A survey by the National Commission for Students of Medicine, Dentistry and Pharmacy (CNEM) addressed more than 5,000 students to clarify their financial and social problems.
As a result, most of them are financially dependent on their families insufficient and limited financial resourcesespecially in lack of suitable job offers. This is the main finding of the study, which has barely eased scholarships and grants.
CNEM specifies that “students of medicine, dentistry during the first two years and pharmacy during the first three years do not receive any scholarship, allowance or systematic assistance to contribute to the costs of the study “.
As for 3rd year externals, they are reward up to 630 DH for their hospital and outpatient activities. Internal students required to practice receive a grant at 2000 DH per month.
Few students benefit from scholarships
CNEM explains that there are several scholarships that students can apply for during their undergraduate year. “However, if a student misses this opportunity to apply, he will no longer have the opportunity to apply again. »According to the results of the study 43.41% of the interviewed students have already applied for a Minhata scholarship, but only 18% benefit from it.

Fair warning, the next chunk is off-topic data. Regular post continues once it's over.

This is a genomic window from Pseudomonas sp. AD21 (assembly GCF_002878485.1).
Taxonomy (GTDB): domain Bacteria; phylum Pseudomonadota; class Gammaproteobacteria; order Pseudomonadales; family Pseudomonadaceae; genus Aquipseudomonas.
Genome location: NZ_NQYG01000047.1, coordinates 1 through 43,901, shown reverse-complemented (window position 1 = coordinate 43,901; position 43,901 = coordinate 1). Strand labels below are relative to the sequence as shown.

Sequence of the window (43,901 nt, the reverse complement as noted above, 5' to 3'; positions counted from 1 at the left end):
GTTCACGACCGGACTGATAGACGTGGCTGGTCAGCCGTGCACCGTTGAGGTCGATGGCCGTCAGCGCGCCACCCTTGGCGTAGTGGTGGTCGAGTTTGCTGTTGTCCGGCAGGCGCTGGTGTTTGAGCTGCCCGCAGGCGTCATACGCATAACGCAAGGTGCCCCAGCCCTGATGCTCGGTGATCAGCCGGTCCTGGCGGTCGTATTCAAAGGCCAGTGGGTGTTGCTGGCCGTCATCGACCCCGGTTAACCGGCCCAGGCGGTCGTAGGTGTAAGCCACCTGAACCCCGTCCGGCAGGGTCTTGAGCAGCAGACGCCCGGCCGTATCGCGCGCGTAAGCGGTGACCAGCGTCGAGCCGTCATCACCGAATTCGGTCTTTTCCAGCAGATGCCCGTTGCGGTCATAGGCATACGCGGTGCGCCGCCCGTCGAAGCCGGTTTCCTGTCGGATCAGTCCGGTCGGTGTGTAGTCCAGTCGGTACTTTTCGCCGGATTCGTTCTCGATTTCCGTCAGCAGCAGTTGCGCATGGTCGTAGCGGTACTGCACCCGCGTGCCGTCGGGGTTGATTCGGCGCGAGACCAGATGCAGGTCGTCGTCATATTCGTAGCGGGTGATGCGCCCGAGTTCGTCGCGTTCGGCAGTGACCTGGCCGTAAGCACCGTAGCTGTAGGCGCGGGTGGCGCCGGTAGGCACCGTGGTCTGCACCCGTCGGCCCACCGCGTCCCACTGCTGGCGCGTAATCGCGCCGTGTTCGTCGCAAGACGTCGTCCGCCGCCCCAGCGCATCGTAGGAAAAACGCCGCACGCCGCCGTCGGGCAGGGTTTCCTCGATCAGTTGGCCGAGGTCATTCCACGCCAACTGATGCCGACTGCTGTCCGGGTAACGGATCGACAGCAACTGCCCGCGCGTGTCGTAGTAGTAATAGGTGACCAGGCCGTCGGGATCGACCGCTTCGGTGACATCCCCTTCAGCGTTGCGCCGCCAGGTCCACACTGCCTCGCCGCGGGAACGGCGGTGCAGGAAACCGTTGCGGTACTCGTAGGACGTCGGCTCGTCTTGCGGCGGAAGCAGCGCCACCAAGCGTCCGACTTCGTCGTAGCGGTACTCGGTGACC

Two additional scholarships remain available to students whose parents are members of two foundations: the Mohammed VI Foundation. for Teachers’ Social Work (FM6) and the Hassan II Health Foundation (FH2). Thus, 16% will receive a grant from FM6 and 4% from FH2. “But the delays and omissions that have lasted since 4 to 7 monthsincrease student insecurity “, regrets CNEM.
“Housing and transport problems”
As a result of these financial obstacles, 50% of students have difficulty paying rent, which peaks at around 2,500 DH. This limits 42% of students to live further and further away from university facilities. “The apartments are located on average 40 minutes from faculties and internship places »assured by the Commission.
further 65.5% of students surveyed believe this that this situation ” negatively affects performance in hospital services and during university studies ’.
Financial difficulties also affect the well-being of students: According to the study, 64% of them skip meals. “University restaurants with affordable prices are far from medical studios,” regrets CNEM.
To make a living, most medical students (92%) state that they rely on financial assistance from their families. They estimate that the minimum amount needed to meet their needs is 2 700 DH per month.
CNEM therefore recommends increase in monthly contributions as well as the establishment scholarships for undergraduate students. He claims that “all students demand new special status for a student working in a hospital “.